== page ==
Friday, August 31, 2007

Turning Inward

I have been noticing the subtle change of seasons--particularly the lower angle of the sunlight--and this has made me turn inward a bit more as I anticipate the arrival of fall. I do have to admit: the transition from summer to fall is one of the most difficult transitions for me each year. I try to tell myself that fall is "cozy," and it isn't until the heart of fall that I admit to myself that yes, curling up with a book in front of the fire is indeed cozy. Who cares if it's pouring rain outside. I usually mourn summer for about two months before I can enter autumn with positive intention.

Even though I covet spring and summer, what's interesting is that fall and winter really do reflect very prominent aspects of myself: introversion and reflection. So, this year, I am going to attempt to embrace (and dare I say celebrate?) the upcoming days of autumn with an open heart. And part of this process of acceptance means that I must embrace all aspects of myself -- including my dark, dank, and soggy autumnal sides. I almost think of my fall self as a "secret self," the part of me I tend to bury.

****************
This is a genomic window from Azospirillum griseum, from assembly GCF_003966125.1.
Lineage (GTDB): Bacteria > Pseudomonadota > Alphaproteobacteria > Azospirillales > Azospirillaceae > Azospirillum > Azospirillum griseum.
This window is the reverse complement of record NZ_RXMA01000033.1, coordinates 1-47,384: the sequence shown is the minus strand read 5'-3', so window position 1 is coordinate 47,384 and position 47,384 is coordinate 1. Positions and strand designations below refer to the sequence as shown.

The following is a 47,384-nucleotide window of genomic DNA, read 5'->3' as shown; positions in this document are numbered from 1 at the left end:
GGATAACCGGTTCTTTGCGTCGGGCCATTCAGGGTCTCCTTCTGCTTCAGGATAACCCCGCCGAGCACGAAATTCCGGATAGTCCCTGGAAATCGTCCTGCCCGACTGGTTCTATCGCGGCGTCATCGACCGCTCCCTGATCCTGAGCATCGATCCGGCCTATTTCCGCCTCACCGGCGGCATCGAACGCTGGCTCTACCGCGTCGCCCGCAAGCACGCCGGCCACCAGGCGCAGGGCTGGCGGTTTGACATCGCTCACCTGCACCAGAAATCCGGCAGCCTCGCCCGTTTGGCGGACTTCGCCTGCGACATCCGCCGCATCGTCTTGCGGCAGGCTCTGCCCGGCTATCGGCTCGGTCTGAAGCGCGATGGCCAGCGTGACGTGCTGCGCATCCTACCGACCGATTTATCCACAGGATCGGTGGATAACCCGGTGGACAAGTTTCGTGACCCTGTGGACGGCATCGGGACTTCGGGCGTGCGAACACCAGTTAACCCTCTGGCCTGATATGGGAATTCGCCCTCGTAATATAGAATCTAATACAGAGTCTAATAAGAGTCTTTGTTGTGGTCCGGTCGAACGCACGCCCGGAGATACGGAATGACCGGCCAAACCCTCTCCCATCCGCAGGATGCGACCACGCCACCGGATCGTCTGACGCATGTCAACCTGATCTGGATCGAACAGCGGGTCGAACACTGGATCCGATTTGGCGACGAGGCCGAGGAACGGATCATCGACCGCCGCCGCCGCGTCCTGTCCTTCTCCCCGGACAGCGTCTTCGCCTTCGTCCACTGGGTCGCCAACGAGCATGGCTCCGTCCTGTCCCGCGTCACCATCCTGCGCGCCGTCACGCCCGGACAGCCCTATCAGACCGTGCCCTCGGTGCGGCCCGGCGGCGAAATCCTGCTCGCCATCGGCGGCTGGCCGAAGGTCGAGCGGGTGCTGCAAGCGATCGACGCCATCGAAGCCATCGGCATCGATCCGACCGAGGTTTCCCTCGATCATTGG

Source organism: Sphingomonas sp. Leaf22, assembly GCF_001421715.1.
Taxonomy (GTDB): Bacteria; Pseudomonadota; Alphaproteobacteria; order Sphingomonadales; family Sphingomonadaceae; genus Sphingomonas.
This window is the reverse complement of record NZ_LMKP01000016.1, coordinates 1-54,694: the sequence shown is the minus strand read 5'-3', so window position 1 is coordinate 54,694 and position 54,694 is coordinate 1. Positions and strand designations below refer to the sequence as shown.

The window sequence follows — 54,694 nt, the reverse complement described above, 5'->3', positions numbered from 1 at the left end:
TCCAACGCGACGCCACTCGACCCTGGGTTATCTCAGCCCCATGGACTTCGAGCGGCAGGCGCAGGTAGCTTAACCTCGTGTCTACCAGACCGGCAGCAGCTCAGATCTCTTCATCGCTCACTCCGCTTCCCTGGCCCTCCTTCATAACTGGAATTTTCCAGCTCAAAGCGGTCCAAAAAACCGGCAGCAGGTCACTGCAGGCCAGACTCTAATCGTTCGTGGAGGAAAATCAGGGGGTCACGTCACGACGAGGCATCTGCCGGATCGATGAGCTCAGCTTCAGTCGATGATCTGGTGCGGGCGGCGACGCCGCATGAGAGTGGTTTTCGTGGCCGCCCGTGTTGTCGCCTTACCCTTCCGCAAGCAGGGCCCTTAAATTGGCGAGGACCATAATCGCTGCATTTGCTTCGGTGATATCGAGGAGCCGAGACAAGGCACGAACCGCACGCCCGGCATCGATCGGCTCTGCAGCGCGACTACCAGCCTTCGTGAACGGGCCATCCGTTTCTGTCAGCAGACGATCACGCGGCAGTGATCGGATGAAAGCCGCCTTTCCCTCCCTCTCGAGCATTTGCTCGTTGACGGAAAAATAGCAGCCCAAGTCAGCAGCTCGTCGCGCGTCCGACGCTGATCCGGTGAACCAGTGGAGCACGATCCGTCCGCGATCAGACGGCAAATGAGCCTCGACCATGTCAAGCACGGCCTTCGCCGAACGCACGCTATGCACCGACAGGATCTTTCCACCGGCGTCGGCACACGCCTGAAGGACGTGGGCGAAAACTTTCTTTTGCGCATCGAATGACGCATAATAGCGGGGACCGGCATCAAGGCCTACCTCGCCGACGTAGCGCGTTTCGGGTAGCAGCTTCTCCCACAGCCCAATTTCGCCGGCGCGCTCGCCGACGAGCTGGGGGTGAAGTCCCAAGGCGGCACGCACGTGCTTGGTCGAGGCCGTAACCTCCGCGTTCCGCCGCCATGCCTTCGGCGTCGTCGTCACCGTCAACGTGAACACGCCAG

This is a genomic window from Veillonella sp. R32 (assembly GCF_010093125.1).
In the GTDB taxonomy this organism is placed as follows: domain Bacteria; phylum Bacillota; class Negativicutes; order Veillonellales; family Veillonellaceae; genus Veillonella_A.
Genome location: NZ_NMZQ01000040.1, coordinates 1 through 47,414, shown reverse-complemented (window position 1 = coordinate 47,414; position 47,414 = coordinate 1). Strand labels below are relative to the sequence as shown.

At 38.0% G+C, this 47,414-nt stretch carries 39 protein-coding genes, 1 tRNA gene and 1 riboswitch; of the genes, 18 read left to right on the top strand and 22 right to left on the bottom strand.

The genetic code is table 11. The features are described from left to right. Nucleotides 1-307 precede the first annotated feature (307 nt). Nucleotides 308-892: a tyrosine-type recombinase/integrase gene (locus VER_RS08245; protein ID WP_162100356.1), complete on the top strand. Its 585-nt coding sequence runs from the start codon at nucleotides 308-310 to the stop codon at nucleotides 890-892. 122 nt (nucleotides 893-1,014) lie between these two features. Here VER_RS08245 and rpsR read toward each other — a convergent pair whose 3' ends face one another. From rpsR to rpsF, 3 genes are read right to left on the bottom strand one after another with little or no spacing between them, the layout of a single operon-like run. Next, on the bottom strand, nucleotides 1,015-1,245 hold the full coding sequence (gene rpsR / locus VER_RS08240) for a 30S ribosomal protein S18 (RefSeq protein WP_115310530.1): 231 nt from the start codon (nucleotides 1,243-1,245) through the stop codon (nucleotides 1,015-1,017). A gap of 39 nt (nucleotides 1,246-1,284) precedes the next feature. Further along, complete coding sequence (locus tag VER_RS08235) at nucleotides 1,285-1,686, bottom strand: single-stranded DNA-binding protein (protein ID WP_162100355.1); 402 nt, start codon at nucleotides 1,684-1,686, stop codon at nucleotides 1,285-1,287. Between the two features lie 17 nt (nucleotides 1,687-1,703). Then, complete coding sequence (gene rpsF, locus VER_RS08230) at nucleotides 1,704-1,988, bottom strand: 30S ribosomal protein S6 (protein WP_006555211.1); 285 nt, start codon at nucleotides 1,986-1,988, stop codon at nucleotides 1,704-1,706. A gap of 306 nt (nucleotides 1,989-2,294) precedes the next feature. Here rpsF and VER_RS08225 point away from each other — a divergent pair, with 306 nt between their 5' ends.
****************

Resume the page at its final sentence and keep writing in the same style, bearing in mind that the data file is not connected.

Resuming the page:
So in honor of embracing this seasonal transition and turning inward, I recommend trying Julia Cameron's "Secret Selves" exercise.
In Cameron's book The Vein of Gold: A Journey to Your Creative Heart, she writes, "Each of our Secret Selves has a particular timbre that enriches the song of our life." By reflecting on aspects of yourself that are a bit hidden, you may find that these selves may benefit from reaching the light of day. Perhaps your secret tough side could surface a bit more at work when you need to create clear boundaries. Or maybe you tend to bury your soft and cuddly side, and a friend in need could use a bit of this teddy bear energy.

So, strike up your internal symphony and name at least five of your Secret Selves. The second part of the exercise is to pretend to open the closet of each of your Secret Selves. What do you find?

Here are my five "Secret Selves" I came up with for the first part of this exercise:

1. Edgy Grrl
2. Competition Jackie
3. Tough Nelly
4. Perfection Priscilla
5. Silly Sister

Whitman writes that we "contain multitudes." This autumn, who will you find inside you waiting to be listened to, nurtured, called out, or given a chance to transform and change?

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